Updated: Nov 14
Macros Counting vs. Portions vs. Intuitive Eating
There are some things just about everyone knows. Take this one: To lose fat, you need to watch what you eat.
But knowing how to monitor food intake? That’s something clients really need. Only it can be hard to know the best approach.
Some experts tell you to count calories or meticulously measure every macro. Others encourage you to estimate portions. Still others want you to “listen to your body.”
Sometimes it seems like the entire health and fitness industry is divided.
But guess what? Measuring Macros works.
Tracking hand portions? Also works.
Mindful eating? Intuitive eating? Yep, those work too.
You get the picture: All these methods work. (If implemented well.)
The real question: What’ll work best for you… right now?
Most people don’t realize how much they’re eating.
Case in point: Research shows folks often under-estimate their food intake, sometimes by as much as 30 to 50 percent.
(You’re probably not shocked by this.)
There’s a well-known fix, of course: food tracking.
Hand portion tracking
These methods act as “external guides” that can help you eat the right amounts of food for your body at the right intervals.
Do that long enough and you’ll begin to retrain your body to better regulate the hormones that tell you when you’re hungry and full.
Think of these food tracking methods as nutritional training wheels.
They give you the guidance and calibration you need to achieve balance on your own.
Some people need these training wheels for longer or shorter periods of time or require a combination of tracking strategies to find their balance.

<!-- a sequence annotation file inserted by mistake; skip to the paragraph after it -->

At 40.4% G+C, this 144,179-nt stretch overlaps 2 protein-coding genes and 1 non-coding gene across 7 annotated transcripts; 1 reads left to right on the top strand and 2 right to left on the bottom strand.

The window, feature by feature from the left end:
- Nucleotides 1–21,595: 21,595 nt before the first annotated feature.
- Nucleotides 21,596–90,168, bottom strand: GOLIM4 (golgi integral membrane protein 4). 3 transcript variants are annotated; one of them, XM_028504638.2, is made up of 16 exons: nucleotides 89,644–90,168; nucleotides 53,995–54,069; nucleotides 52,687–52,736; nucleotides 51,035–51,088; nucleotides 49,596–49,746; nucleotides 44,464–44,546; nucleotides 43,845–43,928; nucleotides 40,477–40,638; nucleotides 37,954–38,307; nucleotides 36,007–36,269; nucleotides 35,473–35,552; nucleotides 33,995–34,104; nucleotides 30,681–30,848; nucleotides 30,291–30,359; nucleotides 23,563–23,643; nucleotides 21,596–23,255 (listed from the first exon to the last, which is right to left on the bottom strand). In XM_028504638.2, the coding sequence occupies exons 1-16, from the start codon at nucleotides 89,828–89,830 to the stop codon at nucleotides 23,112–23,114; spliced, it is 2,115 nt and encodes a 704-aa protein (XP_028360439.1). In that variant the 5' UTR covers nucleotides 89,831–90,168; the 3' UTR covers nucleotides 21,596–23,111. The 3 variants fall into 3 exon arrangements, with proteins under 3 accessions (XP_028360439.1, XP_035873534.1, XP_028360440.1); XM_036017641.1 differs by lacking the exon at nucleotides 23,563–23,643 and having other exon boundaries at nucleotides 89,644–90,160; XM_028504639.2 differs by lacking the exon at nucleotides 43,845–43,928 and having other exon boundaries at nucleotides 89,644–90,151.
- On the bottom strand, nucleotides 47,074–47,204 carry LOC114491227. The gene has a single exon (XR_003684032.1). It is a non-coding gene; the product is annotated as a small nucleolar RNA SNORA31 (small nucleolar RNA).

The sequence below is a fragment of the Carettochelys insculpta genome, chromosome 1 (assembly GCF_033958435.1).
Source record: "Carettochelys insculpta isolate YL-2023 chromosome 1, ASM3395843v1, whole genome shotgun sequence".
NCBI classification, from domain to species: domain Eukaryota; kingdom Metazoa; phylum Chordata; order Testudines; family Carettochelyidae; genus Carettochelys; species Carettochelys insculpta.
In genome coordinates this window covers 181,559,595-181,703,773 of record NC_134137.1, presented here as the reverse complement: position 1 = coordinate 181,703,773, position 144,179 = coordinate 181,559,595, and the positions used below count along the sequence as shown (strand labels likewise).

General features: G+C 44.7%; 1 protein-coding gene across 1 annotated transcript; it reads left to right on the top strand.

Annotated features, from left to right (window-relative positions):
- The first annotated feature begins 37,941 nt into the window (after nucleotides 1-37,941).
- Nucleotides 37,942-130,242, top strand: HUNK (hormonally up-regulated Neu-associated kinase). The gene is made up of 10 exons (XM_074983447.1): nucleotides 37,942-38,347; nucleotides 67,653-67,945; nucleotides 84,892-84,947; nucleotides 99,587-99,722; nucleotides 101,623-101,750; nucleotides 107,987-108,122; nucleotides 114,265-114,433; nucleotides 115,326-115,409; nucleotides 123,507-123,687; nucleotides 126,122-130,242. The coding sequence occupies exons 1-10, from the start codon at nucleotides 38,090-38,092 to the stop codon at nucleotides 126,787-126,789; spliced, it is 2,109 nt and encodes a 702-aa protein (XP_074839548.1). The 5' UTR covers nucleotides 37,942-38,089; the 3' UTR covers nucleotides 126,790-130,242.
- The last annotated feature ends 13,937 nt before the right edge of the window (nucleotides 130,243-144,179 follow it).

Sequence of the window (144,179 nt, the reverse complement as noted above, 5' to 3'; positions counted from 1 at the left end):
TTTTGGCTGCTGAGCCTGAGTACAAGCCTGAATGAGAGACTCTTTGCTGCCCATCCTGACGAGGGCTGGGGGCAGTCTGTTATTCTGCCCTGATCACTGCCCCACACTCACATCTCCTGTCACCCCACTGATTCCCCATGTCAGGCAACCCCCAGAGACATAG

But ultimately, the goal is to shed your training wheels—or external guides—and move towards knowing what, how much, and when to eat without militant tracking or monitoring.
Macro counting work well for…
Most people. Tracking your calories or macros can help you learn more about your current eating habits. It also gives you a better understanding of appropriate portions. Once you have the hang of it, you can transition to hand portions and, eventually, self-regulation.
In this system you use your hand as a personalized, portable portioning tool. You’re not actually measuring your food, but rather using your hand to gauge portion size. And because each hand portion correlates to a certain number of protein, carbs, or fat, this method counts macros for you. (See Picture Below)
Mindful and intuitive eating
Mindful eating means paying attention to the experience, feelings, and sensations you have around eating. Practices like eating slowly and eating until 80 percent full are a part of mindful eating. Instead of focusing on eating certain types or amounts of food, mindful eating teaches you how to regulate your food intake by noticing how your body and mind feel when you eat.
Intuitive eating is a similar system, but it rejects “diet” messaging and culture. Intuitive eating wasn’t originally intended to achieve a specific body composition goal, but rather to improve your overall relationship with food.
Both approaches involve learning how to tell whether you’re hungry or not, know when you’ve had enough, and be at ease with food.
Consistency is what’s most important.
And remember: Think beyond the food
Food is important, but it’s not the only thing that matters. That’s true even if weight loss is your goal. A well-rounded program will focus on not just nutrition, but also on:
Getting more quality Sleep
Improving your outlook and mindset
So that you are thriving in all domains of health.